St Osmund, Barnes (Roman Catholic)

History

The church of St Osmund can trace its history back to a Roman Catholic mission at Barnes established in 1907. The mission acquired a chapel, which in 1953 began to be rebuilt into the current church building, designed by the architect Ronald Hardy and officially opened on 16 July 1955. The church is affiliated with a nearby primary school, which may go some way towards explaining the large amount of young children present at the service I attended.

Appearance

The interior of the church has an interesting look to it, with the walls and ceiling being formed by near-triangular curved arches (see photograph). Stone Stations of the Cross are situated on each side of the arches, and on either side of the nave is a statue with votive candles placed underneath, one of the church’s patron saint Osmund of Salisbury, and another of a monk whose name I did not manage to see.

A stone altar and pulpit are situated in the sanctuary area, as well as a wooden lectionary and small pews for the altar servers. A tabernacle for reserved communion is set behind the altar, above which is a large crucifix. Above this is a circular stained glass window, with a representation of the Holy Spirit in the form of a dove. Candles and flowers are also placed at the back of the sanctuary area, flanking the tabernacle.

Clergy

The service was taken by a priest in vestments of pale gold and bright red. He was assisted by altar servers; six girls, three boys, and one older gentleman. Some of the prayers and readings were taken by a lady from the congregation, and there was a small choir seated in a gallery behind the nave.

Congregation

I could not make an accurate count of the number of people in the congregation, but most of my attempts came to somewhere around 105. There was a roughly equal balance in gender, and several people of an ethnic minority.

There were about 25 young children in the congregation. Although I am well aware of Luke 18:16, I could not help thinking that it may have been beneficial for them to have some sort of junior church or Sunday school, or at least a designated area for them at the back, as most of them spent the service somewhat noisily playing with toys whilst seated amongst the congregation, sometimes to the point where it was clear that the priest would not have had to speak so loudly had they been quieter.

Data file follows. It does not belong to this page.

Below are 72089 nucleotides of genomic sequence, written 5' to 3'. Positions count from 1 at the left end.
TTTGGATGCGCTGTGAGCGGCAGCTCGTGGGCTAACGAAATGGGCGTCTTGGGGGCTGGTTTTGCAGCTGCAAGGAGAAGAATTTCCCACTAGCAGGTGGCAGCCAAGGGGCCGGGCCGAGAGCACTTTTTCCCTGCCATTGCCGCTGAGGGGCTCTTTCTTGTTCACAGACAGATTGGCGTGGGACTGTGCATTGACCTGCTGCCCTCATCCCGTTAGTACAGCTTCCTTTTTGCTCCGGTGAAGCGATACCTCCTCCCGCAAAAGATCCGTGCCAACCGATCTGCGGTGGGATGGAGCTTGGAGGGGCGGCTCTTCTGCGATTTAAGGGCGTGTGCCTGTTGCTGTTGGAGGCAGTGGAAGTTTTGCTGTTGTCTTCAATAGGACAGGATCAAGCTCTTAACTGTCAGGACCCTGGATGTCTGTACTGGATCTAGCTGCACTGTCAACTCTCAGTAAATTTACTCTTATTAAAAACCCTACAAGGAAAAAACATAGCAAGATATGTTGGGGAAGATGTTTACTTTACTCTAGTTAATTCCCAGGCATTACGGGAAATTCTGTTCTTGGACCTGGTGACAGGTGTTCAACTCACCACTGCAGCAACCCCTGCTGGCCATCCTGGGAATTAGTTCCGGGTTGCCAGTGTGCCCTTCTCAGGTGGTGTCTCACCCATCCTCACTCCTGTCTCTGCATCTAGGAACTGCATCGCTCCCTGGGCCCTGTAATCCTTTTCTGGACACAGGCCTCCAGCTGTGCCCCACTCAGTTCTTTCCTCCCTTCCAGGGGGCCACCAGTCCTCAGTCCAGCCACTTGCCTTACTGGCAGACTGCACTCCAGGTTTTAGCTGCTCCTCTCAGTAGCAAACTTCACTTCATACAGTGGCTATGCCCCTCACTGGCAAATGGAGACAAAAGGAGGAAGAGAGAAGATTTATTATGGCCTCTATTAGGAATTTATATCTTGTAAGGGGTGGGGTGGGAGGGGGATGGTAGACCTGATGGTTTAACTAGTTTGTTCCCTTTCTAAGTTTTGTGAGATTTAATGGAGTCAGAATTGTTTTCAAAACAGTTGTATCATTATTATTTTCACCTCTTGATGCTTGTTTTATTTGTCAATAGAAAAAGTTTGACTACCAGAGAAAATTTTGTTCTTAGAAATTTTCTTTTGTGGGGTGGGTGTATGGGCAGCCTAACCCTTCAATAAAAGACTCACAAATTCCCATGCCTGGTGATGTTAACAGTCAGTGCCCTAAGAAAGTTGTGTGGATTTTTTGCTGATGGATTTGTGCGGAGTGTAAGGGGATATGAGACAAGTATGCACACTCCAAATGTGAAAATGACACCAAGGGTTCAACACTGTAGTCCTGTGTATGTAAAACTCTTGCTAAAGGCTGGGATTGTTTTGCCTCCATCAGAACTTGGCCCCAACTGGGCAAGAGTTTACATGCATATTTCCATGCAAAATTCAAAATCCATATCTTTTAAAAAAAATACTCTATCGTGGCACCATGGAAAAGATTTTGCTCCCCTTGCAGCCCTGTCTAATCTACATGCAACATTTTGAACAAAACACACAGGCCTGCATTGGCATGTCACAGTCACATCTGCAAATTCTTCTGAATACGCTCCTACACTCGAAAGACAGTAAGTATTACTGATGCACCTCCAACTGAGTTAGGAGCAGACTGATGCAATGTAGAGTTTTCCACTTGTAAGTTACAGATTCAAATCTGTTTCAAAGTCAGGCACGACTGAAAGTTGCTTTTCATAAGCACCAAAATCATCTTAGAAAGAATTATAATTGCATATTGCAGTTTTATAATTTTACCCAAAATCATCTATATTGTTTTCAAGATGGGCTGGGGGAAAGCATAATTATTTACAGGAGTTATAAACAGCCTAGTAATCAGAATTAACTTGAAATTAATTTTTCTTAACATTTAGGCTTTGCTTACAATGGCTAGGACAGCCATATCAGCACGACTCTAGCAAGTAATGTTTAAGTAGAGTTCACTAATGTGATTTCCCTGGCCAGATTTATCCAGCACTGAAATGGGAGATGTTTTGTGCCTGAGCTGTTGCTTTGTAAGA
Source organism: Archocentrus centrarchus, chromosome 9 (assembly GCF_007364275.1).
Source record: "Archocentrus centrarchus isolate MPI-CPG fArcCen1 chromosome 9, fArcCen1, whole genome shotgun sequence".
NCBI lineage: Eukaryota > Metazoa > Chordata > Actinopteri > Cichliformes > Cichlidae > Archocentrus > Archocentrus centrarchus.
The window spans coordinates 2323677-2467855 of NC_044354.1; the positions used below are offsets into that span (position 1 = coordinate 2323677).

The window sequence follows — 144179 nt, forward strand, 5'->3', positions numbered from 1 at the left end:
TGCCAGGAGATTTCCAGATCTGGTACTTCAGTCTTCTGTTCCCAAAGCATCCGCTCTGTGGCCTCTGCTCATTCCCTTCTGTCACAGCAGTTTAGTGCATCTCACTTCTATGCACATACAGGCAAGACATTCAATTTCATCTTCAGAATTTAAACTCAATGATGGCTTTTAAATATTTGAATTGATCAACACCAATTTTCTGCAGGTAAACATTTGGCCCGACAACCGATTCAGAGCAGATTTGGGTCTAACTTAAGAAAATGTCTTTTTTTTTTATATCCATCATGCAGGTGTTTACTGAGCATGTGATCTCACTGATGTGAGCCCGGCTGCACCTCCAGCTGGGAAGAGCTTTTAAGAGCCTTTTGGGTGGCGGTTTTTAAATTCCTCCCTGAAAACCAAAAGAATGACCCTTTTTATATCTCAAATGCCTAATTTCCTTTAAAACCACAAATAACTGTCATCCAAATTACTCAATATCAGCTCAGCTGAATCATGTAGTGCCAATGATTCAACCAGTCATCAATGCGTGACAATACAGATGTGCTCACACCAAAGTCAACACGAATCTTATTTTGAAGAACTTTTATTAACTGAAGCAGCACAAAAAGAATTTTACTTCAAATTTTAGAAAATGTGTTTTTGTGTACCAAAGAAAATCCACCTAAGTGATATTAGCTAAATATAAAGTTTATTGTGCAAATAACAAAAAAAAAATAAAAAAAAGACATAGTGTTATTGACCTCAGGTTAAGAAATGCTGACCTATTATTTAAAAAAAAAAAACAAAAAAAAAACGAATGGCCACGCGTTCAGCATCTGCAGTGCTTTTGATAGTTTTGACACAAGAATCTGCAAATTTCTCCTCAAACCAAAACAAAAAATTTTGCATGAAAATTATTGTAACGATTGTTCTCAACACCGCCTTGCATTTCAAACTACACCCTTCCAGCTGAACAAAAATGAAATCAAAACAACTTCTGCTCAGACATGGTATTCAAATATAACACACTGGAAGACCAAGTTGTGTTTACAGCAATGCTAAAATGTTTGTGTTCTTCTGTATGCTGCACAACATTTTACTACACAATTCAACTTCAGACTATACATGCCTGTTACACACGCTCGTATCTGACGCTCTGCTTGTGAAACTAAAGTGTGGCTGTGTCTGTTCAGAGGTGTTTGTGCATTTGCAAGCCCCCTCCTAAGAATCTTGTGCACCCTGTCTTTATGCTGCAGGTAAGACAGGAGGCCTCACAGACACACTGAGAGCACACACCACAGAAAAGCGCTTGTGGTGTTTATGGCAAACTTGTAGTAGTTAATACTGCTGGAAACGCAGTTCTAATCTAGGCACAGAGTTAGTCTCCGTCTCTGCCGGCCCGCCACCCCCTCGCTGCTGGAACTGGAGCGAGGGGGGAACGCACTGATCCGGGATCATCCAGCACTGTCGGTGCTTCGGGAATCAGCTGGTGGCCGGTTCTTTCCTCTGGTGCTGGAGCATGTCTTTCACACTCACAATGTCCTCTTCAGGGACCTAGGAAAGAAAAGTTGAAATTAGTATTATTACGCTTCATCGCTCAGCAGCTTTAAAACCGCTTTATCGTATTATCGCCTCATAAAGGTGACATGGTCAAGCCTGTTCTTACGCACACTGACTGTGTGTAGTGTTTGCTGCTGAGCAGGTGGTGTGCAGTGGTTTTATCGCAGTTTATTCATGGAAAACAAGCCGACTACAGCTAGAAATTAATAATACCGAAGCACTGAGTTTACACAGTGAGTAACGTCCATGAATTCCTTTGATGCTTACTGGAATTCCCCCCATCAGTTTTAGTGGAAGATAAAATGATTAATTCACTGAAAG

Service

The service was very similar in structure to those I attended at the other Roman Catholic churches I have visited, following the Pauline Mass order of service. The readings were Isaiah 55:1-11, 1 John 5:1-9, and Mark 1:7-11. The service had the theme of baptism and renewal, with the sermon focused on this topic.

After the sermon, the congregation was invited to reaffirm their baptismal promises, with the priest reciting parts of the Apostle’s Creed in question form (“Do you believe in…?”) and the congregation responding with “I do” to each part. There was then an induction of four of the altar servers into a Guild of Saint Stephen, which after looking into I have found is a confraternity for Roman Catholic altar servers which was founded in 1904. The four altar servers being inducted into this organisation were blessed by the priest and awarded medals after making promises to serve the church.

Communion then took place, with members of the congregation going up to the front to receive it both from the priest and from a lady from the congregation. After a closing hymn and blessing, the service ended. It lasted an hour and five minutes.

Four hymns were sung during the service, but very few members of the congregation seemed to put much effort into them. Looking around, I estimated that only about one in three people were singing along to them, many not even looking at the hymn books – indeed, were it not for the choir, I doubt the hymns would have even been audible. Several people actually left the service once the closing hymn had started.

Afterwards

The priest stood by the main entrance after the service, saying goodbye to the members of the congregation as they left. A coffee morning was held in the church hall, which was downstairs but accessible via stairlift, although the way in which I was told this was taking place strongly implied that refreshments are not (as has been the case in the other Roman Catholic churches I have so far visited) served every week.

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